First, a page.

A Progression Toward Mastery
Assessment
and
Standards Assessed / STEP 1
Little evidence of reasoning without a correct answer.
(1 Point) / STEP 2
Evidence of some reasoning without a correct answer.
(2 Points) / STEP 3
Evidence of some reasoning with a correct answer or evidence of solid reasoning with an incorrect answer.
(3 Points) / STEP 4
Evidence of solid reasoning with a correct answer.
(4 Points)
1
3.OA.3
3.OA.4 / Student is unable to write and solve an equation. / Student writes a multiplication equation using the incorrect factors and without a letter to represent the unknown. / Student writes a multiplication equation using a letter to represent the unknown but calculates an incorrect answer (e.g., 4 × \$6 = n; n = wrong answer). / The student correctly:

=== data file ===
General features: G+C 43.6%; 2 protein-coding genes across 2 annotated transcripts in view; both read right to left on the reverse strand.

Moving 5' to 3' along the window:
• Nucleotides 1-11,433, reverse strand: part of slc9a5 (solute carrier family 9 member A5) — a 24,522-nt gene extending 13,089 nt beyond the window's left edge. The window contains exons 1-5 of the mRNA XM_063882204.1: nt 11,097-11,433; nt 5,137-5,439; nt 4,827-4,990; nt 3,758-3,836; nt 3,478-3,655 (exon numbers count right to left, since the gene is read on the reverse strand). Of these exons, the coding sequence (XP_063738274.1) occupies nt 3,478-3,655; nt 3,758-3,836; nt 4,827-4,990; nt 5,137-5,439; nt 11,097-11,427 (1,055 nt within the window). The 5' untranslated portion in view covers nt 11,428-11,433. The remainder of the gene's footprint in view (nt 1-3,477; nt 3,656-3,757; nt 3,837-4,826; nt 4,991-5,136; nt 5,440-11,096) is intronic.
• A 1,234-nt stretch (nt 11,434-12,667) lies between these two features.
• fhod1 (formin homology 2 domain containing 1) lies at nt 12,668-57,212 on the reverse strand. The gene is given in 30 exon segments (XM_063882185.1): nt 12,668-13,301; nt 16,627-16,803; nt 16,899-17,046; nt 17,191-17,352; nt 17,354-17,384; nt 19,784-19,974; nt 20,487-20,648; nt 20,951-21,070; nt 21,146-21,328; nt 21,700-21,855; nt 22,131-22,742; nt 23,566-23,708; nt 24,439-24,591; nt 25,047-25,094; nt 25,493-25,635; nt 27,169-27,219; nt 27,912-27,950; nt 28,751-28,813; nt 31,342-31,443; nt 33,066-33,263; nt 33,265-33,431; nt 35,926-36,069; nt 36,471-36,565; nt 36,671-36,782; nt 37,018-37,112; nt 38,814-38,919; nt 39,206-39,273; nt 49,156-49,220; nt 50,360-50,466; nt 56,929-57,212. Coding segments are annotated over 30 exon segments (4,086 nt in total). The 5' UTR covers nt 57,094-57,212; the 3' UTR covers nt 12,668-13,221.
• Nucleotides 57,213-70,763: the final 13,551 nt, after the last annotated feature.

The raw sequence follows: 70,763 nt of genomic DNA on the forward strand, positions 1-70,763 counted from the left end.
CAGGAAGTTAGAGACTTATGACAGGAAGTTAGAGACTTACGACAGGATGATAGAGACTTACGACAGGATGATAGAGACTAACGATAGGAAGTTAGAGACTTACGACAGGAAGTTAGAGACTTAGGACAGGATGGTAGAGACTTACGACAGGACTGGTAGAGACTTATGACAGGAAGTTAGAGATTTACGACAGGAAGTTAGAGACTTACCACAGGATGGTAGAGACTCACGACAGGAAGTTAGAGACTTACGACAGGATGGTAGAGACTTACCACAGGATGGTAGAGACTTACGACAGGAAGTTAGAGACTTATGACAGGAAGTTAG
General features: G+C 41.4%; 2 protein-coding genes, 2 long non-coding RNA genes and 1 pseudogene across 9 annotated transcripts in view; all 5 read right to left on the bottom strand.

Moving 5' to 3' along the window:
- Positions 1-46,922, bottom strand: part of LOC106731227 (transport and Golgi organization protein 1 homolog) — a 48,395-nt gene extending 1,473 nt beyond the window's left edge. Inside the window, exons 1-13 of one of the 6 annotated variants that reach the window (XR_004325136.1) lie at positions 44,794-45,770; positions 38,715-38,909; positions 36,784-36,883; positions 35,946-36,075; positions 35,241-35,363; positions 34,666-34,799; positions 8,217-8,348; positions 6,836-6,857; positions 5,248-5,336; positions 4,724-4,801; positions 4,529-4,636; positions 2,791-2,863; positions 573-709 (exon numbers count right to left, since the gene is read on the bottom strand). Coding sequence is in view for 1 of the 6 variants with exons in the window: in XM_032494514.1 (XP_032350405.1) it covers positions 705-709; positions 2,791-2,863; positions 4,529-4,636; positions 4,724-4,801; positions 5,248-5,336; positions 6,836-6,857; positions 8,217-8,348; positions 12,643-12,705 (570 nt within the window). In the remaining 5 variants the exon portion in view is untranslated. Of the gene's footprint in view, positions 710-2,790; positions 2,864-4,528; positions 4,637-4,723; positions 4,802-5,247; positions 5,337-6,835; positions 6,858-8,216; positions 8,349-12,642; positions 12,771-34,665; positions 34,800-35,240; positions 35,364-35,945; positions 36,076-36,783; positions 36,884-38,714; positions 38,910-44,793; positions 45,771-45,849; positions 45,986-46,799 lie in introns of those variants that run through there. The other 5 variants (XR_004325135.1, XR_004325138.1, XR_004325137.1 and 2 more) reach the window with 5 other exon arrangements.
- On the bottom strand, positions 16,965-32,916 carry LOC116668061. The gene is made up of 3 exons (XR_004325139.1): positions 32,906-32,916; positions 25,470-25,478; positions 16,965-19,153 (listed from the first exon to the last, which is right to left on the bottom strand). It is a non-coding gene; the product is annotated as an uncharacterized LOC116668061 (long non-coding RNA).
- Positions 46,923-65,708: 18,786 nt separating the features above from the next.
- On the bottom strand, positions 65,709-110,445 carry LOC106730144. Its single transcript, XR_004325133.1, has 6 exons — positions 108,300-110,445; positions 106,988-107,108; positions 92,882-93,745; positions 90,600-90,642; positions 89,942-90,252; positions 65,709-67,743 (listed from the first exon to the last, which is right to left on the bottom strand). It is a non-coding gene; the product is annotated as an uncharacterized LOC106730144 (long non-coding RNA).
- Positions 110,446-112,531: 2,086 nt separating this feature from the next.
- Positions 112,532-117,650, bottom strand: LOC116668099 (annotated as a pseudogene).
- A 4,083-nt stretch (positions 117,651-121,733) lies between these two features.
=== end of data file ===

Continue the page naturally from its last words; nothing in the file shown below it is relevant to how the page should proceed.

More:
• Writes and solves
4 × \$6 = n; n = \$24.

2
3.OA.3
3.OA.4
3.OA.8 / Student is unable to answer either question correctly. / Student attempts to solvePart (a) but does not use letters to represent the unknown. / Student writes correct equations and solves for the unknown in Part (a) (e.g., F = the amount in dollars spent by Aunt Korina’s friends, K = the amount in dollars spent by Aunt Korina; F + K = \$27 + \$9 = \$36), but provides inaccurate explanation in Part (b). / The student correctly:
• Writes equations using letters to represent the unknown. (e.g., F = the amount in dollars spent by Aunt Korina’s friends, K = the amount in dollars spent by Aunt Korina; F + K = \$27 + \$9 = \$36).
• Finds the total, \$36, in Part (a).
• Provides accurate explanation of strategy in Part (b).

3